Is Hamm’s buyout offer looking better for Continental Resources shareholders?

Trump's energy whisperer - POLITICO


Three months after billionaire Harold Hamm offered $70 a share to take his Continental Resources company private, the offer is looking better and better.
Shares in the Oklahoma City company managed a 1.68% gain or $1.05 on Tuesday to finish trading at $63.70 a share. Shortly after Hamm made his original offer, one valued at $25.41 billion in mid-June, shares jumped to as high as $75.49. It was their highest level since September 2014.
His all-cash offer stands and as of two weeks ago, a company spokeswoman indicated there was no change. Continental leaders had yet to take any formal move whether to accept or recommend the deal
If there is any further company movement regarding Hamm’s offer, it is not publicly known nor indicated by any filings with the Securities and Exchange Commission.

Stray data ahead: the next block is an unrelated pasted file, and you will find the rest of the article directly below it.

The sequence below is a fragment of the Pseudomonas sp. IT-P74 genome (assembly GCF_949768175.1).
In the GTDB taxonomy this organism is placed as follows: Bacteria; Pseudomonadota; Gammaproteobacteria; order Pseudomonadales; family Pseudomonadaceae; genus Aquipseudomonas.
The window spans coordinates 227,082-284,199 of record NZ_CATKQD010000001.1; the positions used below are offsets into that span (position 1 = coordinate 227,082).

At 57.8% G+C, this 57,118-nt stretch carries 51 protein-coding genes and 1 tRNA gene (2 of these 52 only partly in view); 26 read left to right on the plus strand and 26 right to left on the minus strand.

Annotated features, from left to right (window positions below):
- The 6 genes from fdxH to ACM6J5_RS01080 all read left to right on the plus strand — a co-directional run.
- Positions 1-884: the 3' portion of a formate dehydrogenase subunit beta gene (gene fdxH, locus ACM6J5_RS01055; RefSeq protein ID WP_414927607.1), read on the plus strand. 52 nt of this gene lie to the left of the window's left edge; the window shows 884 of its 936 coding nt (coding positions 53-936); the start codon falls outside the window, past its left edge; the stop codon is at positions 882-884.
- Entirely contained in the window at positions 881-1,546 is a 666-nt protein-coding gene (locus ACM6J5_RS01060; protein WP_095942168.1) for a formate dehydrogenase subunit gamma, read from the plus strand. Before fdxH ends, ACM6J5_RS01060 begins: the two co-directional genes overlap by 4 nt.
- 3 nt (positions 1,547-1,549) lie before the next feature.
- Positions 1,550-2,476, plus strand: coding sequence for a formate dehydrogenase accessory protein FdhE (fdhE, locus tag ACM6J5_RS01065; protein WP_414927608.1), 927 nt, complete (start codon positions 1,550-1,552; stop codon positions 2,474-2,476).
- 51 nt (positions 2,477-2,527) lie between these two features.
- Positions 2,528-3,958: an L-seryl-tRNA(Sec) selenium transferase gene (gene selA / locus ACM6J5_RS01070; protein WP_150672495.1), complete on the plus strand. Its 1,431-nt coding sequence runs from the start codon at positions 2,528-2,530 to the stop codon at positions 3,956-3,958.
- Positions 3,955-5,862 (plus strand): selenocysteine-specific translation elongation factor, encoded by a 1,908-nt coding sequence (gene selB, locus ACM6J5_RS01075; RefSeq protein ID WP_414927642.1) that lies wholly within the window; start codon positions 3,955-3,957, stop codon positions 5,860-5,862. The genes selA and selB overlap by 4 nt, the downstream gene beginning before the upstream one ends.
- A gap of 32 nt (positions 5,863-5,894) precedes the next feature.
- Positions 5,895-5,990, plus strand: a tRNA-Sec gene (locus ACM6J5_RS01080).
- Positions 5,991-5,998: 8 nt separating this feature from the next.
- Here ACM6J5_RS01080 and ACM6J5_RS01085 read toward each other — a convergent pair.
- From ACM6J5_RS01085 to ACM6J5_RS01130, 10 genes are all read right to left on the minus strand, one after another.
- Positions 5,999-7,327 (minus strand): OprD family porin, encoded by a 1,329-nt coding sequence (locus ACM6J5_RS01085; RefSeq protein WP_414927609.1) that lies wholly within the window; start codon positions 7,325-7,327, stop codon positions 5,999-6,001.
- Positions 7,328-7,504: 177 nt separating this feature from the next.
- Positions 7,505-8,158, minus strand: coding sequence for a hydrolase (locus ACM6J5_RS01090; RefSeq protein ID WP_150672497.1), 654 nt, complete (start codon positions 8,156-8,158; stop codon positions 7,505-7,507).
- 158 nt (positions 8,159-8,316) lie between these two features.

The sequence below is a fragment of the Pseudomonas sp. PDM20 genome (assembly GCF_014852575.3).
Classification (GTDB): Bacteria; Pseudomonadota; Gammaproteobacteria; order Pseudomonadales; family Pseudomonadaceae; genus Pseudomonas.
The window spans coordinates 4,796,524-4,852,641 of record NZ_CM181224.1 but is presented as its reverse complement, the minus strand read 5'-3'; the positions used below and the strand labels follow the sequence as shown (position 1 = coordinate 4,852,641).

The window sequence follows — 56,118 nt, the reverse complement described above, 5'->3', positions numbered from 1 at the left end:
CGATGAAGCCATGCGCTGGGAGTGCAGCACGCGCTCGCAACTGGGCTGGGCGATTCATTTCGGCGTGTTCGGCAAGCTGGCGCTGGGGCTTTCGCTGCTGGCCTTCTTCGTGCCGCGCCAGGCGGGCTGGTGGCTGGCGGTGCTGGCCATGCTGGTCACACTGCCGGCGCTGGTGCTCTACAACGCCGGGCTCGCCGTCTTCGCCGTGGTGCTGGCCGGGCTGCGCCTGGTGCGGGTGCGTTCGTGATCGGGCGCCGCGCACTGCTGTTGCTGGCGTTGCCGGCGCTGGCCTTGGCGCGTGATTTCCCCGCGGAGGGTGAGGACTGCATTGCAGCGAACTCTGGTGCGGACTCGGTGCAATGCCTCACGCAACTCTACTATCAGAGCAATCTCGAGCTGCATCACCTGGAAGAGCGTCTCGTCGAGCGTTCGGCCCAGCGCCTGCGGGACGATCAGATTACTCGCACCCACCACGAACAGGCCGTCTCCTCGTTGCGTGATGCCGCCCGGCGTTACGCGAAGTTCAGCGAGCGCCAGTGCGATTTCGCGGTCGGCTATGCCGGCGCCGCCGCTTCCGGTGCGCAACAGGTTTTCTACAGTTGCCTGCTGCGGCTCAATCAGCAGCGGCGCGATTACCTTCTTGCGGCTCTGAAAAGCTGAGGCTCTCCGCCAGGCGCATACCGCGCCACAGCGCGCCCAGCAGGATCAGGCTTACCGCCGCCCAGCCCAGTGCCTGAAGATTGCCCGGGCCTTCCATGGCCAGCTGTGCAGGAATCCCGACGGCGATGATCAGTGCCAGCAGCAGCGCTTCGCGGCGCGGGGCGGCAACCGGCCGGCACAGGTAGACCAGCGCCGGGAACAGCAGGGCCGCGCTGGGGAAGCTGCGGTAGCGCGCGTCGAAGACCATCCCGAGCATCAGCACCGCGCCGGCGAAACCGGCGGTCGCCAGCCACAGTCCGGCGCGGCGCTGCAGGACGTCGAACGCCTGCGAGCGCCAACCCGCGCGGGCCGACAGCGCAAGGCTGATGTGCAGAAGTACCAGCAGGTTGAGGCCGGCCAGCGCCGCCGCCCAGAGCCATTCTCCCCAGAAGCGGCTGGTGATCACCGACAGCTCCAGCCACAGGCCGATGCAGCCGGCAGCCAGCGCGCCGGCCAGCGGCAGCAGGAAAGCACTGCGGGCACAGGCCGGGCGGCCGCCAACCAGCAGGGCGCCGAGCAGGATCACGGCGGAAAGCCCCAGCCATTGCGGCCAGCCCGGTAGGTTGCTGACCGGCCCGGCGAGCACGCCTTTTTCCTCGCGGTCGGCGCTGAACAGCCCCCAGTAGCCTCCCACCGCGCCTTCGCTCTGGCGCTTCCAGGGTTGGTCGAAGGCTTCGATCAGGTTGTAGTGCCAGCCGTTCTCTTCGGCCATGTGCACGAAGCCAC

Hamm’s family owns a majority of the company and his buyout offer was for the remaining 17% of shares in the firm he founded in the late 1960s. At the time of the offer, oil prices were above $100 a barrel. Now they’re at $78.50 a barrel for West Texas Intermediate crude for November delivery on the New York Mercantile Exchange and Brent crude is at$87.27 a barrel for November delivery on ICE Futures Europe.
Hamm’s offer was opposed by at least one shareholder who filed a class-action lawsuit claiming the $70 offer was too low. As of this week, Walter T.. Doggett’s suit, file CJ-2022-4162 in Oklahoma County District Court showed an Oct. 7 for Hamm to respond.
A summons had been served Hamm and his attorneys requested and were granted an extension to respond by Oct. 7.
“This request is to grant defendant Hamm adequate time to conduct further factual and legal investigation in order to respond to the Verified Class Action petition more fully,” stated the attorneys who also said the request was “in good faith and not to delay.”
District Judge Richard Ogden, who was assigned the case granted the extension.